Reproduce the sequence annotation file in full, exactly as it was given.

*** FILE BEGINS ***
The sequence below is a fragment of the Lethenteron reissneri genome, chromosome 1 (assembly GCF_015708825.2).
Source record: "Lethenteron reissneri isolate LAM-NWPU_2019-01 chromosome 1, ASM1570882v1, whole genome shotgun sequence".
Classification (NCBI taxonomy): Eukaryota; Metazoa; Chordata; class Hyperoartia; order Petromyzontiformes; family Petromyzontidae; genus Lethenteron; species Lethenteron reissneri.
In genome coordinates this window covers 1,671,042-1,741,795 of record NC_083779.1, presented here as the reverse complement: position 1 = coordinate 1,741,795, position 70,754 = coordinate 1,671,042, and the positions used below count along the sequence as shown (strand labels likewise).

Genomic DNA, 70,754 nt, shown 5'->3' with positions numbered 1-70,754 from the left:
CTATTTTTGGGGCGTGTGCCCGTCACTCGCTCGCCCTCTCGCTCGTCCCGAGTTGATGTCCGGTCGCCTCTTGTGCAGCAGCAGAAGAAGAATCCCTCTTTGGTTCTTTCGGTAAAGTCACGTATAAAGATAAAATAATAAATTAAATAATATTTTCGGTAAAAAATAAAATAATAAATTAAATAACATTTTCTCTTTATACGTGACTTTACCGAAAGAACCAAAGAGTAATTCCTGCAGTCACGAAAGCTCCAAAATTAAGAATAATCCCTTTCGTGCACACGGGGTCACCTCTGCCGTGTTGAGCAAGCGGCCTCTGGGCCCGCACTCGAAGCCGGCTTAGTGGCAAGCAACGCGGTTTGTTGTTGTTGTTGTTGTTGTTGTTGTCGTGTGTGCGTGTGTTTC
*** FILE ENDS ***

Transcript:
The sequence below is a fragment of the Lethenteron reissneri genome, chromosome 1 (assembly GCF_015708825.2).
Source record: "Lethenteron reissneri isolate LAM-NWPU_2019-01 chromosome 1, ASM1570882v1, whole genome shotgun sequence".
Classification (NCBI taxonomy): Eukaryota; Metazoa; Chordata; class Hyperoartia; order Petromyzontiformes; family Petromyzontidae; genus Lethenteron; species Lethenteron reissneri.
In genome coordinates this window covers 1,671,042-1,741,795 of record NC_083779.1, presented here as the reverse complement: position 1 = coordinate 1,741,795, position 70,754 = coordinate 1,671,042, and the positions used below count along the sequence as shown (strand labels likewise).

Genomic DNA, 70,754 nt, shown 5'->3' with positions numbered 1-70,754 from the left:
CTATTTTTGGGGCGTGTGCCCGTCACTCGCTCGCCCTCTCGCTCGTCCCGAGTTGATGTCCGGTCGCCTCTTGTGCAGCAGCAGAAGAAGAATCCCTCTTTGGTTCTTTCGGTAAAGTCACGTATAAAGATAAAATAATAAATTAAATAATATTTTCGGTAAAAAATAAAATAATAAATTAAATAACATTTTCTCTTTATACGTGACTTTACCGAAAGAACCAAAGAGTAATTCCTGCAGTCACGAAAGCTCCAAAATTAAGAATAATCCCTTTCGTGCACACGGGGTCACCTCTGCCGTGTTGAGCAAGCGGCCTCTGGGCCCGCACTCGAAGCCGGCTTAGTGGCAAGCAACGCGGTTTGTTGTTGTTGTTGTTGTTGTTGTTGTCGTGTGTGCGTGTGTTTC